CONTRARY TO what LeSean McCoy would like to have you believe, it is not, nor has it ever been, about color or celebrity with Chip Kelly.

It is about work ethic and intelligence and commitment. It is about wanting smart players who, regardless of race, creed or salary-cap number, will buy into the Chip Kelly Plan and have an unquenchable desire to get better, no matter how much success they've already achieved.

It's about not going on ESPN and declaring yourself the best running back in the National Football League. It's about keeping your mouth shut and working hard to get even better, not seeking affirmation of how good you already are.

It's about eating right and sleeping right and training right and being fully committed to winning football games, not seeing how many runs you can make to South Beach and Las Vegas in a calendar year.

If you want to know what Kelly is looking for in a player, don't grab a roster and compare the number of white guys vs. black guys.

Check out the player bios and see how many have college degrees. Last year, the Eagles drafted seven players. Six graduated on time or early. The only one of this year's six draft picks who won't have his degree by the start of training camp is first-round wide receiver Nelson Agholor, and he's only a semester short.

The list of the 15 undrafted free agents they signed looks like something from a remake of GE College Bowl (Google it, kids). Academic All-Americas galore. Degrees in business and business management and political science and even biochemistry and molecular biology (Michigan State tight end Andrew Gleichert).

Kelly wants players who are willing to "buy in" to his system and are smart enough and driven enough to take what he teaches them and use it to make themselves better players.

"For Chip, it's about getting the right guys in place,'' said ESPN draft analyst Todd McShay. "Every time I talk to Chip, the phrase he always uses is 'guys that buy in.' He brings it up every single time I've talked to him. He wants to make sure he has a roster full of guys that are buying in.

"Whether it's the sleeping regimen or the nutrition or the mental aspect of it, he feels like now, more than ever as the head coach of the Philadelphia Eagles, he has players in place that buy into what they want to do there and that, moving forward, are on the same page.''

One of the most important books on Kelly's bookshelf isn't Bill Walsh's "Finding the Winning Edge" or Vince Lombardi's "What It Takes To Be No. 1" or Tony Dungy's "Quiet Strength."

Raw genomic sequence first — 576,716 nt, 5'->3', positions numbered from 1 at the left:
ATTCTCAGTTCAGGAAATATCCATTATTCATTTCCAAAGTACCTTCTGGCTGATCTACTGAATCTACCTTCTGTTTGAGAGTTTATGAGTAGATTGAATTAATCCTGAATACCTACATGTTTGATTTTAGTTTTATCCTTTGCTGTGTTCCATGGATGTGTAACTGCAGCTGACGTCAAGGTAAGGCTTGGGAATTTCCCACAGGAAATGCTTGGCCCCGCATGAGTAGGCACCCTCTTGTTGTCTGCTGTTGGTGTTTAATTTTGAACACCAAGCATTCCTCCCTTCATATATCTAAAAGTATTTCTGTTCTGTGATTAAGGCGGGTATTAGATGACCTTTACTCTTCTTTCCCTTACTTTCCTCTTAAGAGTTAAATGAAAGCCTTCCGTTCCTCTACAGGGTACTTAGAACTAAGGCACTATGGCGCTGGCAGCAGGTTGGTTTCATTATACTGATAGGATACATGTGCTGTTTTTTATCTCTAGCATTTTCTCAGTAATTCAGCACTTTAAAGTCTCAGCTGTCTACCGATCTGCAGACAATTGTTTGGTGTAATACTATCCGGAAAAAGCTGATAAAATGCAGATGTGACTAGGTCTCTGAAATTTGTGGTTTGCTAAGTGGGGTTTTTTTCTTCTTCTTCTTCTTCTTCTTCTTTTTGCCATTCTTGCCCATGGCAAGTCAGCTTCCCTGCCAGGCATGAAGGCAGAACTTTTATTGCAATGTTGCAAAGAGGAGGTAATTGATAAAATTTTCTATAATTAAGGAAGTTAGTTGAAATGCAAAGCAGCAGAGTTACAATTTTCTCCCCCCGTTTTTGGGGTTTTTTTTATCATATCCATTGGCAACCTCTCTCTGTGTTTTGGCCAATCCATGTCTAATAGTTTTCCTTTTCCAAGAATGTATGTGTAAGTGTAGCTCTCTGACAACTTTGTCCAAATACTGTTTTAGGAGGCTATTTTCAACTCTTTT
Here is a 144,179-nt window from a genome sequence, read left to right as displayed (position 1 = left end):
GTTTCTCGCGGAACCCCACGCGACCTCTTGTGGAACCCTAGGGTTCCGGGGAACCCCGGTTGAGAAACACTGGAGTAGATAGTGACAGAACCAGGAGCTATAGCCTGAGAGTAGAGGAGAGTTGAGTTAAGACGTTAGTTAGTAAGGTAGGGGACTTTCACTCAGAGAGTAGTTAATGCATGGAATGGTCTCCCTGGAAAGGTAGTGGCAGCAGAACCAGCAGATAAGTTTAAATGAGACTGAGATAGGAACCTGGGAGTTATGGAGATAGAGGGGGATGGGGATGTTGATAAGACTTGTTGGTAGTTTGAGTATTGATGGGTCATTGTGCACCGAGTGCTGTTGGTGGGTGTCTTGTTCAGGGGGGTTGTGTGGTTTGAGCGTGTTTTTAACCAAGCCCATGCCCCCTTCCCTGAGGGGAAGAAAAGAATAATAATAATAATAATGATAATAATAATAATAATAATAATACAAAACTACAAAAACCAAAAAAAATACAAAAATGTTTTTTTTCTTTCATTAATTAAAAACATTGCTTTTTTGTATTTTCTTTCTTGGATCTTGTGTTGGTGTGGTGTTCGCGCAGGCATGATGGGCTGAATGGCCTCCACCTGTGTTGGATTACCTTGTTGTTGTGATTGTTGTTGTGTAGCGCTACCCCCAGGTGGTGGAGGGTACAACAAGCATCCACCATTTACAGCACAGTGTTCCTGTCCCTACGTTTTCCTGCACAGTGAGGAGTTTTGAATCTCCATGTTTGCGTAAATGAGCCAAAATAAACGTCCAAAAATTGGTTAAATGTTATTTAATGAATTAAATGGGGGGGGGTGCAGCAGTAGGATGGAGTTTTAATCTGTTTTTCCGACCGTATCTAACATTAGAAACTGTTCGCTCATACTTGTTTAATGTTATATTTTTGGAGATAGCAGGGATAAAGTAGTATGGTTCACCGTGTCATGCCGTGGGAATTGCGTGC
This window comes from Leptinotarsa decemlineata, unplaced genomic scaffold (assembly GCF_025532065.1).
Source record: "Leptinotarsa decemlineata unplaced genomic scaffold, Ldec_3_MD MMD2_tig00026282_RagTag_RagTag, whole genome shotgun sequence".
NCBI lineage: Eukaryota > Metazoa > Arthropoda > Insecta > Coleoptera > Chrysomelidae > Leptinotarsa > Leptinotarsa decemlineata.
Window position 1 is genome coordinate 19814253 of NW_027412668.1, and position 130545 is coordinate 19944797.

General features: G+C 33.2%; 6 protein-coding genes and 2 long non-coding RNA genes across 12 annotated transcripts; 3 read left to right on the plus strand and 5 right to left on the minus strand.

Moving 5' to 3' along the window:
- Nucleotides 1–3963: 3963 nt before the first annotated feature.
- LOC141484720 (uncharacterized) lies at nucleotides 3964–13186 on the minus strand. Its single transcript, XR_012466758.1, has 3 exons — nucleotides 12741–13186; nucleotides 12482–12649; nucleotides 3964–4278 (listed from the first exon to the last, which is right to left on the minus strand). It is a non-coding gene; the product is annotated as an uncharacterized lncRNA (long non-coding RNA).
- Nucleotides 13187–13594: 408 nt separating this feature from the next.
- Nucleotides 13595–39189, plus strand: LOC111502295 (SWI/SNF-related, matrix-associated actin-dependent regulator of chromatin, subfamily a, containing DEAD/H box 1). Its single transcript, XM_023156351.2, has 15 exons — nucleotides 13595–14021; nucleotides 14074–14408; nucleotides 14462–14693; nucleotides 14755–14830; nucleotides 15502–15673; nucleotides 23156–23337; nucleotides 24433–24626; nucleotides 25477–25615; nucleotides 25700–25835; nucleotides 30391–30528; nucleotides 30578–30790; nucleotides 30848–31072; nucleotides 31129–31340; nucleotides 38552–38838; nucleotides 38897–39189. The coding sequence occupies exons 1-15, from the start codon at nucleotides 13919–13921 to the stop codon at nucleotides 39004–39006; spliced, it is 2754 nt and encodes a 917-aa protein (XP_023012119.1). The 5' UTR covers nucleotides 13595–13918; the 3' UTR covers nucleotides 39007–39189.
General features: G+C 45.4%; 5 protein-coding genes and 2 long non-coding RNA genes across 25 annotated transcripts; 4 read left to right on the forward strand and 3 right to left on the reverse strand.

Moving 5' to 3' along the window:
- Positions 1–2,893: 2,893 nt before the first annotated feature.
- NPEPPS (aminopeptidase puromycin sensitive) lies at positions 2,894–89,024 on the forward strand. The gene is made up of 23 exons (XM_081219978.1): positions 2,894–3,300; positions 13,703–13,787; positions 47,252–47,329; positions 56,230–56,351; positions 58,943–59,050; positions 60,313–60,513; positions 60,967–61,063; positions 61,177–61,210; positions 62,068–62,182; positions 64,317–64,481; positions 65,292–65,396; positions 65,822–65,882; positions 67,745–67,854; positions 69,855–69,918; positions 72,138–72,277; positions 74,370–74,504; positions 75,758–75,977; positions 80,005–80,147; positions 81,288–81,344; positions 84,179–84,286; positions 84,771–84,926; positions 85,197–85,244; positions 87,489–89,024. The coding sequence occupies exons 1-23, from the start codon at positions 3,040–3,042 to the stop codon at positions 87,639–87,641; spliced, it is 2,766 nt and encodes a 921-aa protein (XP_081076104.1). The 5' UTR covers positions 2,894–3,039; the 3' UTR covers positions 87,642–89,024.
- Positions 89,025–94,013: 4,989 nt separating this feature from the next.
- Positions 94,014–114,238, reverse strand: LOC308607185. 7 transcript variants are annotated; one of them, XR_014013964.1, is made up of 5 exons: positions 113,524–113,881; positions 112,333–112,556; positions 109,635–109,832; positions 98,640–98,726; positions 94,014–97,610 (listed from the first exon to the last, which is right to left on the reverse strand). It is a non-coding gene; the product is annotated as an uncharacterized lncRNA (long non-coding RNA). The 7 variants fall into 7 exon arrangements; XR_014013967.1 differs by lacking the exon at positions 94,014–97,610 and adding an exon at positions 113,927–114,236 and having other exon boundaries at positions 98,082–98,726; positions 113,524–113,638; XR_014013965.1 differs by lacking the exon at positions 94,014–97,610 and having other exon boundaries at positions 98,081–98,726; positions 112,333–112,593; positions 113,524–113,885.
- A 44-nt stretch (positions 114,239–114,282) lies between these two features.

It's Carol Dweck's "Mindset: The New Psychology of Success." Dweck never coached football. She's a 68-year-old Stanford psychology professor who teaches courses on personality and social development.

Her book, published in 2008, deals with growth mindset vs. fixed mindset, which you probably don't care about, but is at the heart of what Kelly is looking for in the players he is bringing into the Eagles organization and many of the ones he is weeding out.

A fixed mindset, according to Dweck, is believing that all of your qualities, including intelligence and ability, are carved in stone and can't change in any meaningful way, which she says results in "trying to convince yourself and others that you have a royal flush when you're secretly worried it's a pair of 10s.''

A growth mindset, she wrote, is believing that "the hand you're dealt is just the starting point for development. Growth mindset is based on the belief that your basic qualities are things you can cultivate through your efforts.

"Do people with this mindset believe that anyone can be anything, that anyone with proper motivation or education can become Einstein or Beethoven? No, but they believe that a person's true potential is unknown [and unknowable]; that it's impossible to foresee what can be accomplished with years of passion, toil and training.''

Kelly referenced growth mindset vs. fixed mindset last week when he was talking about his first-round pick, Agholor, who is the son of Nigerian immigrants.

"He's just dialed in as a football player,'' Kelly said. "He's in the Jordan Matthews category in terms of his approach to the game. Always striving to get better. I think the great thing about Nelson is he has a growth mindset and not a fixed mindset.

"He's one of those guys that's really a student of the game. I think you get excited when you're around guys like that. He's just trying to soak up everything that you can spit out in terms of being able to give him coaching points. He's always trying to get better, whether it's from a physical standpoint, improving himself physically, or a route-running standpoint, or just a mind standpoint in terms of how to run routes, how to do things and how he fits into the [offensive] scheme.

"He's exactly what we're looking for in a football player.''

Kelly wants players with a growth mindset who believe the harder they work the better they will continue to get. Contrary to what McCoy believes, he has absolutely no problem coaching stars. He just doesn't care much for coaching players with star mentalities, black or white.

Agholor's father is a janitor and his mother works in a nursing home. He said they have taught him to be humble and to understand that you have to earn everything you get in life, whether you're the 20th pick in the draft or an undrafted free agent.

When he met with the media last week after the Eagles selected him, he said his mindset is going to be to "kind of work like a peasant.''

If Kelly ends up with 53 players with that approach in September, this could be an interesting season.